A diverse network of US authors, publishers and independent book store owners is fighting for more representation in literature for children and young adults, in the wake of the Black Lives Matter movement and amid a recent rise of anti-Asian hate crimes.
When author Carolyn Hunter reads her latest book “Mean, Mean Covid”, her young audience listens carefully.
Spectators come across very varied characters as Hunter leafs through the book. In order to promote positive self-image, the illustrator has chosen to represent protagonists who are disabled, Black, Caucasian or suffer from alopecia a condition that causes hair loss: "I wanted to bring all the children, as much as I could, represent everybody in the book, so that they can feel included. And just to teach children that we're all human, we're all human, and we all deserve to be treated well, be treated with kindness."
A diversity which has attracted different families at a Washington reading session: "I read to my children every single day, and it's great for them to take a look at the pictures and see someone that looks just like them, Barbara Choice, a federal government contractor and mother of two shares. So I think this (diverse children's literature, ed) is a wonderful idea."
Across the United States, a diverse network of authors, publishers and independent bookstore owners is fighting for more representation in literature for children and young adults.
"We have, I think, 30% people of color represented as protagonists in children's books, yet that is still surpassed by protagonists who are animals, Alexa Patrick, programs director at Shout Mouse Press reveals.Of course, we're seeing the growth happen, but I would love to see it happen quicker."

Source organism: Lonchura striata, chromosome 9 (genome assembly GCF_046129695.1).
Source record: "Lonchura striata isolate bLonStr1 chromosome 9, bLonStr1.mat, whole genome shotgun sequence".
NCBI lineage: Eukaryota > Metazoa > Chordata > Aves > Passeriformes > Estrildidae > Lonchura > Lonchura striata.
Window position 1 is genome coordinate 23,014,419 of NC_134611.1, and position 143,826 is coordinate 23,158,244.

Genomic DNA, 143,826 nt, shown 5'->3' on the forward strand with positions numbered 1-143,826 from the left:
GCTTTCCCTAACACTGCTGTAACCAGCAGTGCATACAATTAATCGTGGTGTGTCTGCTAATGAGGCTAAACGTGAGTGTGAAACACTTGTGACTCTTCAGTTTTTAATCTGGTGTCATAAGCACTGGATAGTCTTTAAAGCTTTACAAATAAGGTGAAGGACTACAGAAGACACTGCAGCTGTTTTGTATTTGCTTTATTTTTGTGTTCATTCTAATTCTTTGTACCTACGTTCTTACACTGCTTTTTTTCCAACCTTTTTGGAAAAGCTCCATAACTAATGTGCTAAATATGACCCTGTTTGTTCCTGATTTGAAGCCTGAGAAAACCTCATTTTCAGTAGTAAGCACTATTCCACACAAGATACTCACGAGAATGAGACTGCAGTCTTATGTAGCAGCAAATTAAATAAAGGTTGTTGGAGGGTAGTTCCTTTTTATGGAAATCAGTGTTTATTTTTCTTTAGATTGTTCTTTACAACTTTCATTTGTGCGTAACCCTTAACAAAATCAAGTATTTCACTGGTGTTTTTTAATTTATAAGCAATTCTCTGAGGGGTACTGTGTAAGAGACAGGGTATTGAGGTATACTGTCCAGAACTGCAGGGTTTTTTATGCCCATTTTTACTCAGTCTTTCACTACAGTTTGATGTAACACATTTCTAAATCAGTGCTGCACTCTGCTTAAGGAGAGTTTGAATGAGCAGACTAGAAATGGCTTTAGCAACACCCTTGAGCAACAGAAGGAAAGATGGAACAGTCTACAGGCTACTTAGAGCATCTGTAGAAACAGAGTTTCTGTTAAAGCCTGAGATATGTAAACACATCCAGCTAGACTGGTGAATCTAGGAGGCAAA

The growth in representation is indeed happening at a faster pace. In the MahoganyBooks library, which first opened in 2017, co-owner Ramunda Young notices that meeting the literary needs of readers in search of books written for, by, or about people of the African Diaspora is becoming increasingly popular.
"We definitely saw an increase of books, Black books being sold when George Floyd was murdered, Young says. And our target audience, which has always been African Americans, and people from the entire African diaspora, they were our target customer. They were always the ones supporting us in buying books. But then that net widened when George Floyd was murdered. And so we have all types of backgrounds coming."
Despite growing awareness the fight for more representation continues. NGOs like Everybody Wins DC, distributes thousands of free diverse children's books in 21 Little Free Library boxes across Washington, DC and Northern Virginia.
According to a 2021 Becker Friedman Institute research on the depiction in Images and Text of Children's Books, representations in books can offer a key means to address, perpetuate, or entrench core societal inequalities.